Play: The best-known play involving the role of Watônai is Kokusenya kassen (Battles of Kokusenya: 国性爺合戦), written by Japan's great Edo-period playwright Chikamatsu Monzaemon (近松 門左衛門 1653-1724), which has long been considered a masterpiece of Bunraku (puppet theater 文楽). First staged in 1715 at the Takemoto no Shibai, Osaka, it remains unsurpassed as the most successful play in the history of the puppet theater. Kabuki also produced many adaptations, starting in 1716 at the Miyako Mandayû Theater in Kyoto.
The hero Watônai Sankan, a fisherman by trade, was also the son of Ikkan, a former Ming minister named Tei Shiryû who had been exiled to Japan. Trained in military strategy, Watônai travels to China to aid a princess named Sendan, the younger sister of the Chinese emperor murdered by the Tartars. Watônai vows to fulfill his father's promise to restore the Ming dynasty and place Sendan on the throne. He and Ikkan travel to China, where they find Ikkan's daughter and Watônai's half-sister, Kinshôjô, married to a general named Kanki, of Ming ancestry but allied with the Tartars. In the most celebrated scene of the play, the so-called beni nagashi shishigajô ("the red signal inside the castle"), Kinshôjô, who is loyal to her father and Watônai, agrees to ask Kanki to join Watônai. However, she has them wait outside the Lion Castle for a sign of her husband's intentions: a powder — white for "yes" and red for "no" — to be tossed into cascading water flowing down to the castle moat. Kanki is sympathetic to her request but cannot take advice from a woman on military matters, as it would bring shame upon himself and his descendents. He is also bound by a promise he has made to the Tartars to kill Watônai. Always the warrior, Kanki considers murdering his wife to quell any rumors of his being a coward, but is dissuaded by Kinshôjô's stepmother (Watônai's Japanese mother, who was allowed to enter the castle to plead their cause). Upon seeing the "red signal," Watônai bursts into the Lion Castle to confront Kanki, but the two quickly become allies and Watônai is given the name Kokusenya, Lord of Enpei.
Actor: Ichikawa Gyokuen (市川玉猿), active circa mid 1850s, was a low-ranking actor associated with kodomo shanai (children's theater: 子供芝居) and shanai shibai (shrine theaters: 社内芝居) — performance venues operating within shrine or temple grounds or precincts. Specifically, he is cited as performing at the Goryô Shrine (御霊神社) under the auspices of the Sangoza (Sango troupe: 讃語座), a group of sermonizers (sekkyô: 説教 or 説経) who presented religious doctrine before audiences at various locales, as well as before private residences or in the streets. The Sangoza was organized under the auspices of the Seki Semimaru Jinja (関蝉丸神社), a shrine controlled by the Kinshôji (金昌寺), a sub-temple of the Buddhist Miidera Temple (三井寺 or 御井寺). As the troupe became more fluid during the 19th century, other types of entertainers including kabuki actors and puppeteers were licensed into the group as performers in shrine theaters.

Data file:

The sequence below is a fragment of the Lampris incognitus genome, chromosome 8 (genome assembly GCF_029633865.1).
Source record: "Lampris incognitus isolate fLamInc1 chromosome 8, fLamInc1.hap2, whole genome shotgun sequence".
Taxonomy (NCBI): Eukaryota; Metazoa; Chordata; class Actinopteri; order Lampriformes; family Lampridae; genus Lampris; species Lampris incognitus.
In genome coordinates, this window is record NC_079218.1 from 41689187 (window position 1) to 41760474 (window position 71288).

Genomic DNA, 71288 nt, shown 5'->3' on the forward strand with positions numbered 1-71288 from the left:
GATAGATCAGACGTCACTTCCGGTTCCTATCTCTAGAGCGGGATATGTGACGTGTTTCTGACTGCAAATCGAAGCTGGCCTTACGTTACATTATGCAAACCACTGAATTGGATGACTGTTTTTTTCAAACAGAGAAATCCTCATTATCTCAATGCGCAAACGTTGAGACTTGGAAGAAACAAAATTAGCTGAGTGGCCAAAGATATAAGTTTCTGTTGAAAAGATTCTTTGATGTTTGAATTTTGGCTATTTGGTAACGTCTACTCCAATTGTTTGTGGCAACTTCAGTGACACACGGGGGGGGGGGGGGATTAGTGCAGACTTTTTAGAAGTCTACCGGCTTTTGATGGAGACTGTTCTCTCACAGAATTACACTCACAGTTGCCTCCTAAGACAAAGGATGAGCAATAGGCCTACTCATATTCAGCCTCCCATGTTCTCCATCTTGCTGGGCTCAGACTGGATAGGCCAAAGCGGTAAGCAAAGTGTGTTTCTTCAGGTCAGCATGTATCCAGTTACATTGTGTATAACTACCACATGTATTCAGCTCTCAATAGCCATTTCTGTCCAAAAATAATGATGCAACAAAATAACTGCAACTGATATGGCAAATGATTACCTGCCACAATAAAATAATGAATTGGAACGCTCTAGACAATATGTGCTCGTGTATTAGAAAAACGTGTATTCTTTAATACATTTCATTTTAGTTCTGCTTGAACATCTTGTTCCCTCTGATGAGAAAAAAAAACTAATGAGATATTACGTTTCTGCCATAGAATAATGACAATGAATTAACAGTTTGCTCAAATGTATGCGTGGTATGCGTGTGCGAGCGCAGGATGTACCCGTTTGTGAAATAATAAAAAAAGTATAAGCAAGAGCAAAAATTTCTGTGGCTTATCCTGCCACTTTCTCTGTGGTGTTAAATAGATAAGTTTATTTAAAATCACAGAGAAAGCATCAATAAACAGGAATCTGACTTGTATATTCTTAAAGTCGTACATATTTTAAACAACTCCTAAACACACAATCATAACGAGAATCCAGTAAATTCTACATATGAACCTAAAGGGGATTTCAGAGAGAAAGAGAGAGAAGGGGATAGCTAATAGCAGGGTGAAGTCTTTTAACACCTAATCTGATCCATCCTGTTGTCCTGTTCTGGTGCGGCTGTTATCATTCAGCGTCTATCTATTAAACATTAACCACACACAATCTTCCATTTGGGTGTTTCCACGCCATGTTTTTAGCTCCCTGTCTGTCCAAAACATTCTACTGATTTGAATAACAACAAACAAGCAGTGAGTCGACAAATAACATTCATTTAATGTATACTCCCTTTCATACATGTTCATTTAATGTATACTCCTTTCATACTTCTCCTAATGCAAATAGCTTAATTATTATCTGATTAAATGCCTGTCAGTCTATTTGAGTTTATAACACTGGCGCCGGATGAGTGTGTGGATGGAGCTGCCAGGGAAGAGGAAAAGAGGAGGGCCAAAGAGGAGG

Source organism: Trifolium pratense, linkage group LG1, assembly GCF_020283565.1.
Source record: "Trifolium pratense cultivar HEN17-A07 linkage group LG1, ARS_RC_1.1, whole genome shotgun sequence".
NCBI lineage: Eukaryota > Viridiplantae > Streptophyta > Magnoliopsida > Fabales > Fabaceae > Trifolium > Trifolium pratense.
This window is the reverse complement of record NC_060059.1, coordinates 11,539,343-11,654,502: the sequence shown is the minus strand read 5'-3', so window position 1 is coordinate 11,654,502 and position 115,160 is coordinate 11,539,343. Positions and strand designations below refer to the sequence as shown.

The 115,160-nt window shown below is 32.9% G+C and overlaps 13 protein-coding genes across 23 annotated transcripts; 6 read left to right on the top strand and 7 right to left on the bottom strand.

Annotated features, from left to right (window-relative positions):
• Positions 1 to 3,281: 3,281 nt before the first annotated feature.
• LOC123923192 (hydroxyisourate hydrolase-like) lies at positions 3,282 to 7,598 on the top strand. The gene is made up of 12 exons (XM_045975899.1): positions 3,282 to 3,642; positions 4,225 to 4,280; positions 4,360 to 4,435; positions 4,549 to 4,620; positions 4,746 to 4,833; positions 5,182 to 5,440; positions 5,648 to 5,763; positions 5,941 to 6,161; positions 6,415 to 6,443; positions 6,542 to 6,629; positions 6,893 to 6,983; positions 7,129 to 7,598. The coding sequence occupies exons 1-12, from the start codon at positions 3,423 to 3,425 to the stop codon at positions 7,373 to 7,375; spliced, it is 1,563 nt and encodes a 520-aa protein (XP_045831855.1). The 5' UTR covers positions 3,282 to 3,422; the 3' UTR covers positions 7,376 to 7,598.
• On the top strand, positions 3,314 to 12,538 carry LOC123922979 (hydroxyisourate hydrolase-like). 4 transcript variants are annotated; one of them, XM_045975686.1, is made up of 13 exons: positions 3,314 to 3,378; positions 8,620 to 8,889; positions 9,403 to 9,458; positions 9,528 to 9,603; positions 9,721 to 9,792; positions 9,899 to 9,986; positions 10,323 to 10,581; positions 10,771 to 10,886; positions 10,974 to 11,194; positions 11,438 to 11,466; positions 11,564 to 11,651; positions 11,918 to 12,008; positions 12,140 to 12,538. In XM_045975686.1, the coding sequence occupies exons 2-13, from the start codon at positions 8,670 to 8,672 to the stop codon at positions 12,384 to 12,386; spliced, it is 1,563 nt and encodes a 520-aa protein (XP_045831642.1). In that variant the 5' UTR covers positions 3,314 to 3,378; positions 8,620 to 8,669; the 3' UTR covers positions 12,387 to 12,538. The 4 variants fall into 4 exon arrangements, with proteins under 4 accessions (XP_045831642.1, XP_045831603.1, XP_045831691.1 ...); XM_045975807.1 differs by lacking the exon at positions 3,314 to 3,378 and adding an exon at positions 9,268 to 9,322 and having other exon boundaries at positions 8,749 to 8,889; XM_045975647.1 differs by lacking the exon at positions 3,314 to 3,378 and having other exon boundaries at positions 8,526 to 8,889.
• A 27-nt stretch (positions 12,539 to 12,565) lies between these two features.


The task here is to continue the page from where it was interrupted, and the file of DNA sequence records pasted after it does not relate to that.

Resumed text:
This is an exceedingly rare woodcut, with no other impressions recorded. The publication of a jôzuri-e (deluxe print: 上摺絵) for a little-known actor who was connected primarily with kabuki at the Goryô Shrine and children's theater would have been most unusual, with an exception being made for a role he was contracted to perform at the main Kado Theater. The circumstances for this change in fortune remain unknown.
The cartouche identifies the theater, Kado no shibai (角芝居); role name, Watônai (わ都内); and actor's name, Ichikawa Gyokuen (市川玉猿).
This same impression was once in the Haber collection, New York, although it is not illustrated in Dean Schwaab's Osaka Prints (OSP ref. below). As is usual for prints once owned by Haber, the design is rare, the colors are beautifully preserved, and the printing is deluxe with extensive metallics.
- Fiorillo, John: "The Osaka Actor Ichikawa Gyokuen: A Small-Time Player Has His Moment in the Spotlight," in: Andon, Society for Japanese Arts, 2020, no. 110; 64-70.
- Groemer Gerald: Street Performers and Society in Urban Japan 1600-1900: The beggar's gift. London: Routledge, 2016, pp. 26, 51-52, 151-152, 235.
- Kanda, Yutsuki, "The traditional city of Osaka and performers," in: City, Culture and Society (3), 2012, pp. 51-57.
- NKE, p. 347 (for Kokusenya kassen).
- OSP (which illustrates many other prints from the Haber collection).
- KNP-7, p. 27.
- IKB-I, p. 51, no. 1-581.